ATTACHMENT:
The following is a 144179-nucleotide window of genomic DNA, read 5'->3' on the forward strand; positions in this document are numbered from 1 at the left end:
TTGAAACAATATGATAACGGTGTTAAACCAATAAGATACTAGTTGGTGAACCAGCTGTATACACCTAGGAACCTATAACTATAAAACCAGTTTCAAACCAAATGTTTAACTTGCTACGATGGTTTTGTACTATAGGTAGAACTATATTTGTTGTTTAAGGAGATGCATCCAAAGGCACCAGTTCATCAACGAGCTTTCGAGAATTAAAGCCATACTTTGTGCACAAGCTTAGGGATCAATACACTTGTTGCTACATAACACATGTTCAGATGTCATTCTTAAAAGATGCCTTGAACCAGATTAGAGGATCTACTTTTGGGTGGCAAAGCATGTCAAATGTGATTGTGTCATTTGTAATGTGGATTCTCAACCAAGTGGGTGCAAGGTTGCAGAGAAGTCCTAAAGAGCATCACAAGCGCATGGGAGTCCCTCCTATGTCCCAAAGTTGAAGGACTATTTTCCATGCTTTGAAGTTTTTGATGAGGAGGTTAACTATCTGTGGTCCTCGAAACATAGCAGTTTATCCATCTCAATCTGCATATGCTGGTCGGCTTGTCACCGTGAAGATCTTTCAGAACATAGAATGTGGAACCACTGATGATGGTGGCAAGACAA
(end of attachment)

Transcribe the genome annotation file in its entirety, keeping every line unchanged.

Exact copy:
The following is a 144179-nucleotide window of genomic DNA, read 5'->3' on the forward strand; positions in this document are numbered from 1 at the left end:
TTGAAACAATATGATAACGGTGTTAAACCAATAAGATACTAGTTGGTGAACCAGCTGTATACACCTAGGAACCTATAACTATAAAACCAGTTTCAAACCAAATGTTTAACTTGCTACGATGGTTTTGTACTATAGGTAGAACTATATTTGTTGTTTAAGGAGATGCATCCAAAGGCACCAGTTCATCAACGAGCTTTCGAGAATTAAAGCCATACTTTGTGCACAAGCTTAGGGATCAATACACTTGTTGCTACATAACACATGTTCAGATGTCATTCTTAAAAGATGCCTTGAACCAGATTAGAGGATCTACTTTTGGGTGGCAAAGCATGTCAAATGTGATTGTGTCATTTGTAATGTGGATTCTCAACCAAGTGGGTGCAAGGTTGCAGAGAAGTCCTAAAGAGCATCACAAGCGCATGGGAGTCCCTCCTATGTCCCAAAGTTGAAGGACTATTTTCCATGCTTTGAAGTTTTTGATGAGGAGGTTAACTATCTGTGGTCCTCGAAACATAGCAGTTTATCCATCTCAATCTGCATATGCTGGTCGGCTTGTCACCGTGAAGATCTTTCAGAACATAGAATGTGGAACCACTGATGATGGTGGCAAGACAA